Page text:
As TAUW's critique of the role of Islam in everyday life was commissioned by an American Christian Church, accusations of insensitivity, cultural recklessness, and even Crusading were leveled at the film by The African-American Institute in an interesting letter by Harry Stein:
Two characteristics emerged which blot out other perspectives and perceptives (sic). These are the blatantly anti-Islamic message and tone found through this film and the symbolism linking modernity and assumed progress with Christianity against a backdrop of backwardness reinforced by Islam.
These features of the film are, in our opinion, so damaging that they negate other possible insights and applications of the film. Were this film by Senegalese for Senegalese the focus on Islam and Christianity could be understood and reacted to within this context. The themes of Islamic cultural and political conservatism are constantly a matter for Senegalese discussion and opinion.
But this film is for an American audience (sic). The Director's personal convictions and intent will, except in rare instances before specialized audiences, be misunderstood. Moreover, this film was financed by, I believe, and is distributed by the major American Protestant organization proselytizing in Africa. All staff are unable to yet believe that your organization could have created or be a part to such an undertaking which places Islam and Christianity in such a context. I, personally, do not believe you could exhibit this film in Africa without stirring potentially bitter antagonisms. Exhibition in the United States would even be more insidious because the majority of viewers would accept the films basic themes. They would not be aware of Senegalese internal politics and cultural diversity. They would not know that Sembène has always opposed certain aspects of Senegalese life."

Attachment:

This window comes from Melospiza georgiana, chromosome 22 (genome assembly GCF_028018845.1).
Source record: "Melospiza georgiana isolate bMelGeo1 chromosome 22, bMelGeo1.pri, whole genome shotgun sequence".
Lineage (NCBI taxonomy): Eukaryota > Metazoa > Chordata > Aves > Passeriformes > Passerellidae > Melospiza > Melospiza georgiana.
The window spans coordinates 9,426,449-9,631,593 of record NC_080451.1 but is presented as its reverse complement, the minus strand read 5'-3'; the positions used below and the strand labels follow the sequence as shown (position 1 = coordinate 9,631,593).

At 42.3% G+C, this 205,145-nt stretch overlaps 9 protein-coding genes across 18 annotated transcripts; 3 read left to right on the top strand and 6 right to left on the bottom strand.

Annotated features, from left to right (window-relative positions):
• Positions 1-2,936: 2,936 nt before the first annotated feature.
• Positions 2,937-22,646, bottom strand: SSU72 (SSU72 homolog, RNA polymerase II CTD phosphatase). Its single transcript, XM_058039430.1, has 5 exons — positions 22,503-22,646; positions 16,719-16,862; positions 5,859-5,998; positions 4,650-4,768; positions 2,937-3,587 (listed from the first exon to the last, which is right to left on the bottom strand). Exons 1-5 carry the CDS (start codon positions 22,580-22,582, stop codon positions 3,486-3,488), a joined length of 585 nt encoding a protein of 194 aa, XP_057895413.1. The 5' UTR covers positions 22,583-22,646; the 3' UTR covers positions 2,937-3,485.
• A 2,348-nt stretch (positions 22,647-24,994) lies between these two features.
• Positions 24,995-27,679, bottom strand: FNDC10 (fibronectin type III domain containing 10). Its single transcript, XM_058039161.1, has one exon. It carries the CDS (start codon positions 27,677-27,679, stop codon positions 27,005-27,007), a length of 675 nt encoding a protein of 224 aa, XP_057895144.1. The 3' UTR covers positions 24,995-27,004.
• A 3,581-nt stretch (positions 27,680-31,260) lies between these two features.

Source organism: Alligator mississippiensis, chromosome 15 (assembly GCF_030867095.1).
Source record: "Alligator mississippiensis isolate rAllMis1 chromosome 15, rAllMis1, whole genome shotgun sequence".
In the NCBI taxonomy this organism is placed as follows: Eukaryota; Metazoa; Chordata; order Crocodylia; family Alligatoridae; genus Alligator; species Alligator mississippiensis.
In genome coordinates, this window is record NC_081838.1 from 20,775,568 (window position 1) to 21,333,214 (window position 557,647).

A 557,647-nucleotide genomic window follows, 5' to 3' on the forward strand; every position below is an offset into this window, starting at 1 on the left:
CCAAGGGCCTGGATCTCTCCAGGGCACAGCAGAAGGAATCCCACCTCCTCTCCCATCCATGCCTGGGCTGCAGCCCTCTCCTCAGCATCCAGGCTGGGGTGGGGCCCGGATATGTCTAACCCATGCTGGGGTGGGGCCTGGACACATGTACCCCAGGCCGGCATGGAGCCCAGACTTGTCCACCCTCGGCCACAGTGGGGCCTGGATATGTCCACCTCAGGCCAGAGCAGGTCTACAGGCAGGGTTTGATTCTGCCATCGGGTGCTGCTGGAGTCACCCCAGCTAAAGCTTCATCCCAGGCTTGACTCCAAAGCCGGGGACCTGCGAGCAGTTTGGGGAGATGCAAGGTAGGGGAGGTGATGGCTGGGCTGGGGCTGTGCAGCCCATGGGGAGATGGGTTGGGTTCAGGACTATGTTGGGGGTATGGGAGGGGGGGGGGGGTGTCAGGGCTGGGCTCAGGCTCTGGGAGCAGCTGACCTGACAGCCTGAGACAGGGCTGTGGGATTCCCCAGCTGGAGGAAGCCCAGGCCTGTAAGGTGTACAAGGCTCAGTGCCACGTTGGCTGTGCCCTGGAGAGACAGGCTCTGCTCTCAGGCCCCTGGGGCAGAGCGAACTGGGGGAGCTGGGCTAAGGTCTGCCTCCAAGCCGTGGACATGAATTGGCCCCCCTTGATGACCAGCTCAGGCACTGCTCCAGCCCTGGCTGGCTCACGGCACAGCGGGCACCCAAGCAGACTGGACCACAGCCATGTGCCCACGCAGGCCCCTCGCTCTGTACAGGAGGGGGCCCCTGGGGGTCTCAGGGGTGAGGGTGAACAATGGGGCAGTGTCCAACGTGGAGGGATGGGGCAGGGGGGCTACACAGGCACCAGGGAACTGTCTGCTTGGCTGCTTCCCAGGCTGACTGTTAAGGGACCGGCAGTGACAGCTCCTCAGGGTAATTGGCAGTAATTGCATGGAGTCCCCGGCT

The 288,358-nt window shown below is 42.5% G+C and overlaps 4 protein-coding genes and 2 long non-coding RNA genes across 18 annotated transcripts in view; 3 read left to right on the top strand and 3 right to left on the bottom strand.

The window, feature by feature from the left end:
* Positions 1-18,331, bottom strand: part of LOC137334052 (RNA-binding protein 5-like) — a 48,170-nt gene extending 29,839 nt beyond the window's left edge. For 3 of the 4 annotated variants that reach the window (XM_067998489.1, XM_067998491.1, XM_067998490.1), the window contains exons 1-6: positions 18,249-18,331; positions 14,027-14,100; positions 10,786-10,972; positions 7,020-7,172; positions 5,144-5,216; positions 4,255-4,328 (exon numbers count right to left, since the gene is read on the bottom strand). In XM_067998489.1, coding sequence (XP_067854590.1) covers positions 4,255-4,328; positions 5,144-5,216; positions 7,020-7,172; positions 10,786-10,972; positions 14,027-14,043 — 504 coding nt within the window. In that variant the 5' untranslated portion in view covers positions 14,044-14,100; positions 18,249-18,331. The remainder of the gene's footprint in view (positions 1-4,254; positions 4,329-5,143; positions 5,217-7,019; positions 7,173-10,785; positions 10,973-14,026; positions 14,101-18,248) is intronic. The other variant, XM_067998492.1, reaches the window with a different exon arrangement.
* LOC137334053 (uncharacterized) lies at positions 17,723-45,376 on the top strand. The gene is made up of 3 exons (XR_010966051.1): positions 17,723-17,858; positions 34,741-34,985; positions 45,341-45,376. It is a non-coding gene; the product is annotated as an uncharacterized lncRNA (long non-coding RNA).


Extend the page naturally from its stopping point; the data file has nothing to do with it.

All of this can be heartily dismissed and moved past if one accepts, or is willing to learn from, the Marxism of Sembène's film—the inability of the Institute to do so lead to such confused sensitivities, and ultimately to the recommendation that the film not be exhibited. The lack of respect and faith in the audience to learn from a film (all of Sembène's films are didactic, in the richest sense) exemplified by this letter is the U.N. version of the same type of Americanized reaction one sometimes finds to the particularities of Mizoguchi's films:
"While I found MY LOVE IS BURNING coldly interesting in revealing a new facet of Mizoguchi's career, it is hardly a film for people off the streets or even revival-house buffs. Unlike A GEISHA (1953), whose observations on women in economic bondage were as relevant to 1978 Manhattan as to 1953 Japan, MY LOVE in its severe, anti-dramatic format and obscure historical references belongs more in the archives for Mizoguchi scholars." (Tom Allen,The Village Voice, 1979)
I print these wholly negative, mad distortions—Sembene's film is for "the American audience" and links "modernity and assumed progress with Christianity"; Mizoguchi's film is "obscure", not a film for "people off the streets" and should be confined to "the archives" (read: to oblivion)—so that we may prove them wrong in projection on May 24th, 2019.
Program total running time: 1 hour and 52 minutes
There will be no introductions.
Program notes provided at the door.
Doors open at 7:30pm, film at 8pm.
$5 Suggested Donation.
Witnessing duplicity and bad faith of leaders, Eiko says
"It's hard to live right. Now I know what reality is."
Betrayed progressives stand off to the side and yell, having just realized it: "We're the bureaucracy's dog! Where is justice? Where is freedom?"
"Kino Slang Presents" is a regular series of cinema screenings at the Echo Park Film Center in Los Angeles. It continues the cinematographic investigations, excavations, proceedings by montage and association, silent alarms and naked dawns of this thirteen-year-old blog.
HIDEKO KAGEYAMA FUKUDA
* 4:27 PM